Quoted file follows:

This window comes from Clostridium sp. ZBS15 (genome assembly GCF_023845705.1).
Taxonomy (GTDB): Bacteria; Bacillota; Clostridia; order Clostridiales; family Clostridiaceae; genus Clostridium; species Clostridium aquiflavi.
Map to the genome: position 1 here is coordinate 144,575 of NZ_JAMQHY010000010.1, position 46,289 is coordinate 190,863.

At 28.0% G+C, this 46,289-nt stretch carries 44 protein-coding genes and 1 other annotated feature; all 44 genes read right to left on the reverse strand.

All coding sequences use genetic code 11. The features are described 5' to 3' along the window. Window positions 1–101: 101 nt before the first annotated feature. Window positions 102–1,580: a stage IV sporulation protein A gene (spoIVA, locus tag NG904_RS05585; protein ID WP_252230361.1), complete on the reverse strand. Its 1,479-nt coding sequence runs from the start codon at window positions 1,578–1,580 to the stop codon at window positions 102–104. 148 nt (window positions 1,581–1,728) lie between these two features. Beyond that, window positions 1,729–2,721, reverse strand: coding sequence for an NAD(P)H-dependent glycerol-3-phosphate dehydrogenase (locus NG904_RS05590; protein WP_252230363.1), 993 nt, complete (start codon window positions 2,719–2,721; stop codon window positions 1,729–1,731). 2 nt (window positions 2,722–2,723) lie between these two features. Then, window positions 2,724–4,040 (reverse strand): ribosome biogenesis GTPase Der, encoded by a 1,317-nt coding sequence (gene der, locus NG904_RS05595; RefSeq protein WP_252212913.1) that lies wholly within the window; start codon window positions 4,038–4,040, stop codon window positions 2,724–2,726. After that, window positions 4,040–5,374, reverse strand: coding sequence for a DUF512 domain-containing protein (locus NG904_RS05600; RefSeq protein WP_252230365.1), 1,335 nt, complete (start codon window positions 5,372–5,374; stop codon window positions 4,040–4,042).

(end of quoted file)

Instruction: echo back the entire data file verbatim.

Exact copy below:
This window comes from Clostridium sp. ZBS15 (genome assembly GCF_023845705.1).
Taxonomy (GTDB): Bacteria; Bacillota; Clostridia; order Clostridiales; family Clostridiaceae; genus Clostridium; species Clostridium aquiflavi.
Map to the genome: position 1 here is coordinate 144,575 of NZ_JAMQHY010000010.1, position 46,289 is coordinate 190,863.

At 28.0% G+C, this 46,289-nt stretch carries 44 protein-coding genes and 1 other annotated feature; all 44 genes read right to left on the reverse strand.

All coding sequences use genetic code 11. The features are described 5' to 3' along the window. Window positions 1–101: 101 nt before the first annotated feature. Window positions 102–1,580: a stage IV sporulation protein A gene (spoIVA, locus tag NG904_RS05585; protein ID WP_252230361.1), complete on the reverse strand. Its 1,479-nt coding sequence runs from the start codon at window positions 1,578–1,580 to the stop codon at window positions 102–104. 148 nt (window positions 1,581–1,728) lie between these two features. Beyond that, window positions 1,729–2,721, reverse strand: coding sequence for an NAD(P)H-dependent glycerol-3-phosphate dehydrogenase (locus NG904_RS05590; protein WP_252230363.1), 993 nt, complete (start codon window positions 2,719–2,721; stop codon window positions 1,729–1,731). 2 nt (window positions 2,722–2,723) lie between these two features. Then, window positions 2,724–4,040 (reverse strand): ribosome biogenesis GTPase Der, encoded by a 1,317-nt coding sequence (gene der, locus NG904_RS05595; RefSeq protein WP_252212913.1) that lies wholly within the window; start codon window positions 4,038–4,040, stop codon window positions 2,724–2,726. After that, window positions 4,040–5,374, reverse strand: coding sequence for a DUF512 domain-containing protein (locus NG904_RS05600; RefSeq protein WP_252230365.1), 1,335 nt, complete (start codon window positions 5,372–5,374; stop codon window positions 4,040–4,042).